Will a new call center help alleviate Vermont's mental health cr - WCAX.COM Local Vermont News, Weather and Sports-

Will a new call center help alleviate Vermont's mental health crisis?

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It's one piece of a puzzle aimed to alleviate the region's mental health crisis. New efforts and resources at the Howard Center are helping Vermonters, one caller at a time.

Many community members come in and out of this building, seeking guidance during mental health crises. It's a time of high demand for these services, and the First Call program is making changes to be more efficient. 

"We're a 24/7 operation and we get calls 24/7," said Aaron Dutil, crisis clinician. 

The Howard Center's mental health crisis program merged its three services for children, adults and clients with developmental disabilities into one. The goal is to be more efficient and help as many Vermonters as possible. The change comes in the midst of what many consider a statewide mental health crisis.

"By integrating everything, you reduce the time. The more you're able to reduce the time, the more stable you're able to keep people within the community," said Dutil.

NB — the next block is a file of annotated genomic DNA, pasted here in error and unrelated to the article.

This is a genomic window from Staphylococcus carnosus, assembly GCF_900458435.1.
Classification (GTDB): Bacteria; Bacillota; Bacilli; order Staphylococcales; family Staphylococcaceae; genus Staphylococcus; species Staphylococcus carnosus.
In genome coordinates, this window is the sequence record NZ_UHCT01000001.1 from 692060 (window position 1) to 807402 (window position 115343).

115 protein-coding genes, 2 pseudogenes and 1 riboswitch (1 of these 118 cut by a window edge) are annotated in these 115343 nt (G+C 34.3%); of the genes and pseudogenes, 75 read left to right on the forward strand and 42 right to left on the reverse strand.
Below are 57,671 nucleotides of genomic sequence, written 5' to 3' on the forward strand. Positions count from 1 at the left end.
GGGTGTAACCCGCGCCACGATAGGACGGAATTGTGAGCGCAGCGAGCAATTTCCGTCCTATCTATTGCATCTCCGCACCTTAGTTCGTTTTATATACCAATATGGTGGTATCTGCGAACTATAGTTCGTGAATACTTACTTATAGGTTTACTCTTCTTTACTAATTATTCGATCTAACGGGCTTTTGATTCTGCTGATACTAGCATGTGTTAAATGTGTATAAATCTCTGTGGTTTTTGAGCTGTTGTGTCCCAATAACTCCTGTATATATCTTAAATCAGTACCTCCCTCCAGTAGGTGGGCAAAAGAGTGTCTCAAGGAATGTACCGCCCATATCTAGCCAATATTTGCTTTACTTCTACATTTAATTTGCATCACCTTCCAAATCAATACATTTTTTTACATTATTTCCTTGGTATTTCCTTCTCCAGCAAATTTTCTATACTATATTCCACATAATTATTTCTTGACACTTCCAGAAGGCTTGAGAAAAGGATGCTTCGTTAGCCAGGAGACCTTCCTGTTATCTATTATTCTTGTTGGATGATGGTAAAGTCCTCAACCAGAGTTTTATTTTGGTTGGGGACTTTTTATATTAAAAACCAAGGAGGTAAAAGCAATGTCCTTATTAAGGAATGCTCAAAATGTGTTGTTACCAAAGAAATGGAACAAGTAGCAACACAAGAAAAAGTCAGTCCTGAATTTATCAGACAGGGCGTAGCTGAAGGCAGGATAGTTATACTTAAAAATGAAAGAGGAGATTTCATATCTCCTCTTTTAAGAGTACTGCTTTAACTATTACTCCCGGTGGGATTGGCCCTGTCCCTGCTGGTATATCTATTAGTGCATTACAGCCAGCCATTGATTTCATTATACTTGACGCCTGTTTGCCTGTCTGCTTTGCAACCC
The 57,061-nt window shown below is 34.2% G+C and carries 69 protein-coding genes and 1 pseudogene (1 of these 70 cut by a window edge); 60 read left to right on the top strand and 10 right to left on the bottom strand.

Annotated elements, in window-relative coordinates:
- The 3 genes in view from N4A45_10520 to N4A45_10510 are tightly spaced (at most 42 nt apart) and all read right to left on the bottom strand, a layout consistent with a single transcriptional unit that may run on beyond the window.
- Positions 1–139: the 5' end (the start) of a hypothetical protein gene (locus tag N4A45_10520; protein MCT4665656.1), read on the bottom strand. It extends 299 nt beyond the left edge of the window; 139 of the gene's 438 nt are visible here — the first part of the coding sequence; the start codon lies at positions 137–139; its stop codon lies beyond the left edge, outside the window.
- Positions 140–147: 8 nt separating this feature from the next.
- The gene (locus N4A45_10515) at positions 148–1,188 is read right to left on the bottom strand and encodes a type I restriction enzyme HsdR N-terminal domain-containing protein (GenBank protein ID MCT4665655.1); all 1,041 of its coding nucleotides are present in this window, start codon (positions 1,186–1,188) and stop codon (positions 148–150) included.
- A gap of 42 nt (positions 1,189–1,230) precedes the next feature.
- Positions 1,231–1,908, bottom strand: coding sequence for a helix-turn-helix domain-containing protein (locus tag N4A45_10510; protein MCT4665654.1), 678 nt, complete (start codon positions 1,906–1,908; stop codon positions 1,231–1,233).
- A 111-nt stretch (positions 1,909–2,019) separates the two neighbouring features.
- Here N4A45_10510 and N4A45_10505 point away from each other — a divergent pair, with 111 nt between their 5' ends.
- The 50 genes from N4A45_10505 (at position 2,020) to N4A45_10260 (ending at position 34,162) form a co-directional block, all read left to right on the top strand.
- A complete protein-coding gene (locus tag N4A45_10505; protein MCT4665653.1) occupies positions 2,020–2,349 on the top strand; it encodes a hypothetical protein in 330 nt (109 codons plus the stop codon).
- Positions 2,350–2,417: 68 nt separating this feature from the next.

First Call hosted an open house Wednesday for community members to check out the new offices that opened this spring.

"So we have this area here and then this meeting area behind us if someone wants to be in a more contained space," said Charlotte McCorkel, First Call acting director. 

This is the call center where clinicians answer Chittenden County residents who phone in for guidance. Specialists provide counseling and referrals and meet people on location. They also work with support organizations, police departments and schools to provide clients with the resources they need.

"We're able to serve a whole family and look at what a whole family may need, identify supports," said McCorkel.

First Call just hired two more clinicians, bringing the total up to 19. 

McCorckel says the team aims to reduce emergency room visits when there aren't immediate medical concerns. Mental health professionals who work with First Call say they're optimistic about the program's changes, but admit workers and patients across the state are still desperate for resources.

"The social determinants of health are really vital in stability for a family, so making sure that there's enough affordable housing, making sure that we have affordable healthy food," said Kristin Fontaine, UVM Medical Center pediatric outreach coordinator.

"I really believe that if we can put more money to people available, trained staff available, where people live, work, play so that you can get to them before the crisis happens," said Stefani Hartsfield, Richmond. 

Last year, the Howard Center served more than 8,000 clients. McCorkel says First Call is also working on suicide prevention and removing the stigma of mental health. 

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